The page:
The Roman Empire lasted for hundreds of years, and has provided the inspiration for many books, films and figure sets. Atlantic made many models for their Roman range, including the extraordinary Colosseum, but the most important set is this one - the Roman Legions, on which the Empire was built and maintained. However with their emphasis on toys rather than historical authenticity, what would they make of one of the most easily recognisable of historical subjects?
All the figures here appear to wear a muscle cuirass (presumably metal), although some have some other device which we could not make out. This is not an item ever issued to Rome's legions, unless one goes back to the Etruscan period. They mostly wear a helmet which appears to be of the Attic style and which sports a crest or feathers, a brow plate and cheek pieces. Such a helmet appears in many Hollywood films, but did not appear on the Roman legionnaire, though some cavalry may have worn something similar. All wear cloaks and carry a variety of shaped shields. One such is just three planks of wood bolted together - a crude item for which we could find no evidence but which we have been told identifies this man as a marine.
There are some interesting specialist figures. The officer holds some sort of baton, and there is a lector carrying a fasces, which was a bundle of wooden rods surrounding an axe. This is properly done, but lectors were non-combatant when carrying this, and so the carrier should not have full armour. There are also two standard bearers. The first is an aquilifer who carries an aquila (eagle) and has a full bearskin over his armour. The second is a signifer. Both the aquila and signum seem reasonably authentic as these items varied in design.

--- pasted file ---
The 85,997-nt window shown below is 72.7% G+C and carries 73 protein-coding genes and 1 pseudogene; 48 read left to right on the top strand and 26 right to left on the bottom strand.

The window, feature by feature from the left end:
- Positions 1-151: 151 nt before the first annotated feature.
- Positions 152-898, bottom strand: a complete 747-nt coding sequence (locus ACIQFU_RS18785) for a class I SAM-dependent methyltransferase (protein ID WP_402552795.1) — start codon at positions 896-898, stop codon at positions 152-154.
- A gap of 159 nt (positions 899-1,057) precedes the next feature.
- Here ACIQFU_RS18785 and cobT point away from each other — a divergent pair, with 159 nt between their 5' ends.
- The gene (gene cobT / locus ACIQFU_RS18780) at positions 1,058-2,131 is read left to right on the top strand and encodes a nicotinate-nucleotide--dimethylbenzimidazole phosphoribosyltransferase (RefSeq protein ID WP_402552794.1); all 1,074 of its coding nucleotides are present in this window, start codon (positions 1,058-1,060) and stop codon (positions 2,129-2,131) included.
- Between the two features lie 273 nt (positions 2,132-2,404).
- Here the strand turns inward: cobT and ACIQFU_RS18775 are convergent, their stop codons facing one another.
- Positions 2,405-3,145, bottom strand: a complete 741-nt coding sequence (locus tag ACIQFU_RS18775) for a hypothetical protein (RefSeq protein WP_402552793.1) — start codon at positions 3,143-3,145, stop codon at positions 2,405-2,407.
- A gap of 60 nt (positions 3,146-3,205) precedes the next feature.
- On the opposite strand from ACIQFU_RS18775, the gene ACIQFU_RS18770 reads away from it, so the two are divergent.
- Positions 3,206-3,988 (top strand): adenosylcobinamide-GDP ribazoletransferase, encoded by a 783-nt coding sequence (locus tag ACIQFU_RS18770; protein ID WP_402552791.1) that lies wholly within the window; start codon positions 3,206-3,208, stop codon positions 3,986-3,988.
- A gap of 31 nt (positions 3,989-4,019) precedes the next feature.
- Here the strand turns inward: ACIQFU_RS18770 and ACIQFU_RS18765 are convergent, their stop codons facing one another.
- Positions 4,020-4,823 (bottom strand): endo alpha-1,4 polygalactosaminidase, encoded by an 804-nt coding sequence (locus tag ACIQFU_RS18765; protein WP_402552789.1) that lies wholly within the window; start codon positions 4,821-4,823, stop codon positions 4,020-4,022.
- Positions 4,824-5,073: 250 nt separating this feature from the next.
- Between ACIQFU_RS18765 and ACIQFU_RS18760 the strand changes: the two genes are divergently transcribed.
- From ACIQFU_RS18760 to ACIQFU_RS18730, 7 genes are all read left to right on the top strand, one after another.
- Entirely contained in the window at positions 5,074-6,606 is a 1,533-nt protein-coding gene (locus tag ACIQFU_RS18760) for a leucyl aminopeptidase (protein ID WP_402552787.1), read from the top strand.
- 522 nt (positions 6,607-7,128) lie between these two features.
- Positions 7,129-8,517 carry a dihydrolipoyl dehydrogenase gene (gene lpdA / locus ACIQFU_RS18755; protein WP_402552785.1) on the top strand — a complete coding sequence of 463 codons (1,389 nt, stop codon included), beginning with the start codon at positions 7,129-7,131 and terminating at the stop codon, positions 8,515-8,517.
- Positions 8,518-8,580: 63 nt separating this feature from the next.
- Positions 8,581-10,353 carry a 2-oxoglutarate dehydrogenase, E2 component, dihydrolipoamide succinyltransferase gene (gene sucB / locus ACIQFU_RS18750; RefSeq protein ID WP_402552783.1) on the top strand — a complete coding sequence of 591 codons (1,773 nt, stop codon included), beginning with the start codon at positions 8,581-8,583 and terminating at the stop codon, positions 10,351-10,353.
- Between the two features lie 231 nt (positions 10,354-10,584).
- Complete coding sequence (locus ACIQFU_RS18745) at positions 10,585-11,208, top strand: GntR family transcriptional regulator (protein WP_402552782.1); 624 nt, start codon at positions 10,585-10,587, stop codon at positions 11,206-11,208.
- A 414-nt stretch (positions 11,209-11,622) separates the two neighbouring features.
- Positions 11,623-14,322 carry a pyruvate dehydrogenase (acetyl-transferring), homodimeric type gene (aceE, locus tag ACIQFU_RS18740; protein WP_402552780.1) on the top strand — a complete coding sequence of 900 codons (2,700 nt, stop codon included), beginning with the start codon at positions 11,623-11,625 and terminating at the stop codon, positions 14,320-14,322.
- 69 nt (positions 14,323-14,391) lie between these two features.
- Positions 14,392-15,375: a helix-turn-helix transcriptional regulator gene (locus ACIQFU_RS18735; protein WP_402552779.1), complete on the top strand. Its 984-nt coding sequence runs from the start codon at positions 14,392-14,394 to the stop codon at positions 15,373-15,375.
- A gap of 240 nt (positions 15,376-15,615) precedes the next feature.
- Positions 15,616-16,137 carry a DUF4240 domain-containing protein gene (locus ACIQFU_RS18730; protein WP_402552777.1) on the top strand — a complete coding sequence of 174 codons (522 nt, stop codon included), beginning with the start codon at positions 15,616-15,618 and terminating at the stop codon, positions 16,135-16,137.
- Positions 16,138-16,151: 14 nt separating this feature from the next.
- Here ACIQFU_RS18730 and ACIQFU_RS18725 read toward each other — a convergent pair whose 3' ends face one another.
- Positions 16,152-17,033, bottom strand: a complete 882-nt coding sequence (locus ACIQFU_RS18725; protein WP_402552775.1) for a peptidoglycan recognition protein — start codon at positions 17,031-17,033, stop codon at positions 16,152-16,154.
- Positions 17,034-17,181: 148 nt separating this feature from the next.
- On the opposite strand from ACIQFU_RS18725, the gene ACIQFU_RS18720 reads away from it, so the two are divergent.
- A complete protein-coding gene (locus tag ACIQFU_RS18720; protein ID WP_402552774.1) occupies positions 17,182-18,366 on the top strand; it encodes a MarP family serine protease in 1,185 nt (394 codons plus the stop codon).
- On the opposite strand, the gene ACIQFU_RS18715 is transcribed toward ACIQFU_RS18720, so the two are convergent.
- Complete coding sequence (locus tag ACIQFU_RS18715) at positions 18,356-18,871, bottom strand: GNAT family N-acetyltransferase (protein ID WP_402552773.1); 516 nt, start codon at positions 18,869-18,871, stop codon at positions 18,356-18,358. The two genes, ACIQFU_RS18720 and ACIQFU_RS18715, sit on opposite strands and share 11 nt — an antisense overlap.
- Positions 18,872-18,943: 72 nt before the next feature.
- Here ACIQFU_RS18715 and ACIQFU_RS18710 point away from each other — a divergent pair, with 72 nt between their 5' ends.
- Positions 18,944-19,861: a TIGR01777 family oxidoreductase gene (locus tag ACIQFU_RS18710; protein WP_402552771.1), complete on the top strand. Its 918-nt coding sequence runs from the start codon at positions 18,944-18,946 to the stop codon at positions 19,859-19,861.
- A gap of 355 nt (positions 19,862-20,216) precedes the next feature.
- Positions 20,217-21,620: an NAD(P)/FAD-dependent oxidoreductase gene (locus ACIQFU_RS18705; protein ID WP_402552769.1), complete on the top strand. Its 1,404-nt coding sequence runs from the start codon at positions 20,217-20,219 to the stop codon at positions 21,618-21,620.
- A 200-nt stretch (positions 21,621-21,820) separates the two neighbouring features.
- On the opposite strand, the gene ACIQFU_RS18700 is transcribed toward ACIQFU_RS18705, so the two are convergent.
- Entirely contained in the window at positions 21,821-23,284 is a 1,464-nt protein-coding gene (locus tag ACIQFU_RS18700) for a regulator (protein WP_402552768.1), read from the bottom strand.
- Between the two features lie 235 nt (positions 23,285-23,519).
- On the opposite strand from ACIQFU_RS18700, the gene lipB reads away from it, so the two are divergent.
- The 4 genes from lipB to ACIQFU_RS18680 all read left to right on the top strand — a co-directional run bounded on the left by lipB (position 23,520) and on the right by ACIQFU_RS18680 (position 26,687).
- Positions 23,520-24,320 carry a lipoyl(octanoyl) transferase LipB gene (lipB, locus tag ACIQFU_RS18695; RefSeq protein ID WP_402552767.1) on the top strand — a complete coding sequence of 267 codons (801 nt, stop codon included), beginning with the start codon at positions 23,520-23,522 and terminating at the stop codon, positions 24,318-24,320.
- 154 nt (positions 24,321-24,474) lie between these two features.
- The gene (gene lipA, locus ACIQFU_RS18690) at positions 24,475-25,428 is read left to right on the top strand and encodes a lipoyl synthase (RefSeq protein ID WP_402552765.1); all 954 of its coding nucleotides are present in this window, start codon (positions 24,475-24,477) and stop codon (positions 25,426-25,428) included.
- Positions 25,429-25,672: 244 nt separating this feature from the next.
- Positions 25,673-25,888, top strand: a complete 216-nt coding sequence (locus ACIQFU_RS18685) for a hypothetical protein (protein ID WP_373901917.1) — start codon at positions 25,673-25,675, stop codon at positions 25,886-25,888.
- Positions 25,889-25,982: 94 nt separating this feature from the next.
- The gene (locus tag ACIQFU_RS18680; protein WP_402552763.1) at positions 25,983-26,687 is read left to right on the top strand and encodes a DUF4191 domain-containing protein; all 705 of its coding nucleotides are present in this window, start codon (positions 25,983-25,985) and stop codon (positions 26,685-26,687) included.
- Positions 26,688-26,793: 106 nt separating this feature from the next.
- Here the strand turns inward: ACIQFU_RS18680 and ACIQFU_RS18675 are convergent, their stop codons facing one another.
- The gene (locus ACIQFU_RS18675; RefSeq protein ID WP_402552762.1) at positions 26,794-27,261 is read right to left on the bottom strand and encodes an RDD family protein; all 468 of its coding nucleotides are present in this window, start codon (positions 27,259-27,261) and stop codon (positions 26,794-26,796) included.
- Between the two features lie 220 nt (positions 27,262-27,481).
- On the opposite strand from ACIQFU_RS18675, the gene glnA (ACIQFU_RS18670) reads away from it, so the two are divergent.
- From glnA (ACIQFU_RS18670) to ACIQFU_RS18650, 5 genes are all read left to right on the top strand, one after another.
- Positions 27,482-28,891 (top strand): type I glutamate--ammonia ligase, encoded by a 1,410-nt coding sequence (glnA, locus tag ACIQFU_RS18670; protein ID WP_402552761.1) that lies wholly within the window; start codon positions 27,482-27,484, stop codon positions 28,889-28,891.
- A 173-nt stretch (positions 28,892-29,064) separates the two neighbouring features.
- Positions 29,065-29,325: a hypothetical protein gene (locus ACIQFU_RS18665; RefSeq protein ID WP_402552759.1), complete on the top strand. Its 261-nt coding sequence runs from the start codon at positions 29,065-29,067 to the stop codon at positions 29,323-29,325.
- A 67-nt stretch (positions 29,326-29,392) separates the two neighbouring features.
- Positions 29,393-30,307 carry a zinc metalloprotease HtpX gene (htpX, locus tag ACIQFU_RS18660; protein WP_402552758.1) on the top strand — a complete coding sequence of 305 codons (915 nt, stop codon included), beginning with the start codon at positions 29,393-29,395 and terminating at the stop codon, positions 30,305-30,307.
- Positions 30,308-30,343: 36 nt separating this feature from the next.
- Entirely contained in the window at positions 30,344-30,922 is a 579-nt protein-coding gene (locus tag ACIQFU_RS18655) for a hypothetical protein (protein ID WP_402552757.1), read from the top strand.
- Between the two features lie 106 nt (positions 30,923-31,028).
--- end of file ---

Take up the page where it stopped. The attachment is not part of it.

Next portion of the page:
The troops are in various positions (the man charging with spear in both hands but not looking where he is going is a joke!), but none lend themselves to being placed in formation. The confusion over shields also makes it difficult to imagine these men all belong to the same unit at the same time. There are two 'guard' figures - very similar apart from the shield shape. Why there are two such figures we cannot guess, and why both are holding their weapon and shield in the wrong hands is equally baffling (as is one of the fighting men). Rome relied mostly on auxiliaries for its archers, so a full legionnaire with a bow is not a wise inclusion here.
There is so much wrong with this set, and very little that is right. The strange costume seems to most closely match the dress of some officers during the Empire, which is pretty useless. The three men in the middle row have separate weapons - a sword and a spear - which are bland generic models rather than anything authentic, though they do fit well enough in the ring hands. The random but mostly wrong manner in which the shields are held just adds to the messy appearance. Sculpting is not good by today's standards, though as ever it must be remembered that these were toys. Nearly all examples we have seen suffer very badly from flash, with a lot of time needed to extract a decent figure from the mess. As a toy they are fine, but for the serious modeller we can think of no use for this set at all.